Title: Seed rescue from photoperiod sensitive American Joint Vetch (Aeschynomene americana L.) accessions using hydroponic cloning and aeroponics Author
Submitted to: ASA-CSSA-SSSA Annual Meeting Abstracts
Publication Type: Abstract Only
Publication Acceptance Date: May 6, 2013
Publication Date: N/A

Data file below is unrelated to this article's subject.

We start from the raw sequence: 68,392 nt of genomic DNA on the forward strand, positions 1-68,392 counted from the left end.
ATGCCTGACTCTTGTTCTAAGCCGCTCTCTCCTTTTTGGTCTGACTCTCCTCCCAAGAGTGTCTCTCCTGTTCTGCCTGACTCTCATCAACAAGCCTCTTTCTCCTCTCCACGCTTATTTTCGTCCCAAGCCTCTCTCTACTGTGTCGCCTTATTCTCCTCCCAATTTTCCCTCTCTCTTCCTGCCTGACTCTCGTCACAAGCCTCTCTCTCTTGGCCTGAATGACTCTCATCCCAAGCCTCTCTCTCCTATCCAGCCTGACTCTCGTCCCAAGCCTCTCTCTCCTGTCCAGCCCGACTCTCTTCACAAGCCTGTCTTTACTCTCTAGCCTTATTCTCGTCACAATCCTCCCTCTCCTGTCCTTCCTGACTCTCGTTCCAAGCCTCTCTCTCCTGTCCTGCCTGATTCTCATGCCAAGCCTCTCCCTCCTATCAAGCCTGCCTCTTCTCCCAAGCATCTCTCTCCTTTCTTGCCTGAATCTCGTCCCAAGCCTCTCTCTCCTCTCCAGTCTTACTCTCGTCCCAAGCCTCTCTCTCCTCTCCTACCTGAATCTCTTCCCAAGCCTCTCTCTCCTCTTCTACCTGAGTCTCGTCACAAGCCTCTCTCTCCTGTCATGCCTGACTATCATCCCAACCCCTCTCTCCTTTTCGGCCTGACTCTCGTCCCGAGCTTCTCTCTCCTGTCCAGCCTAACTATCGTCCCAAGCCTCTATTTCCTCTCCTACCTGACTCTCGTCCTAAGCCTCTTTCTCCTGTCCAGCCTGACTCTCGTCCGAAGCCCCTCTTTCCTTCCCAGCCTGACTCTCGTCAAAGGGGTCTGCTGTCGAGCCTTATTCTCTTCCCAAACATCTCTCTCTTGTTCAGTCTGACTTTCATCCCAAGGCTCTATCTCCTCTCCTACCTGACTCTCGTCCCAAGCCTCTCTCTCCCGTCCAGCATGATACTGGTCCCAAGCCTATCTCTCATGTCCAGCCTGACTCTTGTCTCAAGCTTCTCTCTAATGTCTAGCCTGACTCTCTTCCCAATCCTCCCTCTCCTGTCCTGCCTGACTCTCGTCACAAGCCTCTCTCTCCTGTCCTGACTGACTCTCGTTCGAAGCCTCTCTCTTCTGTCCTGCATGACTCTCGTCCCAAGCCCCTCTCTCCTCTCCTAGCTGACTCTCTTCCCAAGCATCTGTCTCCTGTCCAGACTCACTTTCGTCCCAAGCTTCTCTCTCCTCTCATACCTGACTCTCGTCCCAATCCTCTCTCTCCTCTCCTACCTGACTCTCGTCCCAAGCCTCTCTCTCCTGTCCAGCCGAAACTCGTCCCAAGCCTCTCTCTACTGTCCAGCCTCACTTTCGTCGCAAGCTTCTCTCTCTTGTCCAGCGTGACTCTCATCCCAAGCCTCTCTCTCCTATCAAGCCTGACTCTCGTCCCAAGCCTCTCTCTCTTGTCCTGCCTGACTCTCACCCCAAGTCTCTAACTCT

Technical Abstract: American joint vetch, Aeschynomene Americana L. is a self-pollinated tropical pasture legume and the USDA, ARS, PGRCU curates 137 accessions from the United States, S. America, Mexico, Central America, and Zambia. Many accessions in this collection are photoperiod sensitive due to their typical flower and seed production during November through March in Griffin, GA. My objectives were to determine if hydroponic cloning and aeroponic systems can be used to rescue seed from American joint vetch accessions regenerating in the field. Eleven American joint vetch accessions were transplanted to the USDA, ARS, PGRCU regeneration farm in Griffin, GA during the spring of 2012. These accessions were grown throughout the spring, summer and fall. Prior to the first hard freeze, 4 woody and mature vegetative stem cuttings (15-20 cm long) per accession with at least 3 true leaves per cutting were removed from randomly chosen plants that did not produce seeds within each American joint vetch plot. Each of these vegetative cuttings were placed in a hydroponic cloning system box located inside the greenhouse at the end of the growing season during the Fall of 2012. Most of the stem cuttings developed very healthy root systems after 1-2 weeks of cloning. Each stem cutting with well developed roots were placed in an aeroponic system inside the greenhouse. The experimental design was a randomized complete block design with 4 replications. Most of the American joint vetch accessions produced quality seed 1-4 months (late 2012 to early 2013) after growing in the aeroponic system. Eighteen to 1000 quality seed have been successfully harvested from these aeroponically regenerated American joint vetch accessions. Analysis of variance and mean separations will be conducted on the seed data while coefficient of variation and correlations will be analyzed for phenotypic data recorded from field grown plants. These are excellent techniques to rescue photoperiod sensitive American joint vetch accessions for the production of quality seed from field grown non-seed producers. Hydroponic cloning and aeroponic systems will provide useful tools that can be used for many other plant species with similar photoperiod sensitivities and non-seed producing accessions when regenerated in field conditions.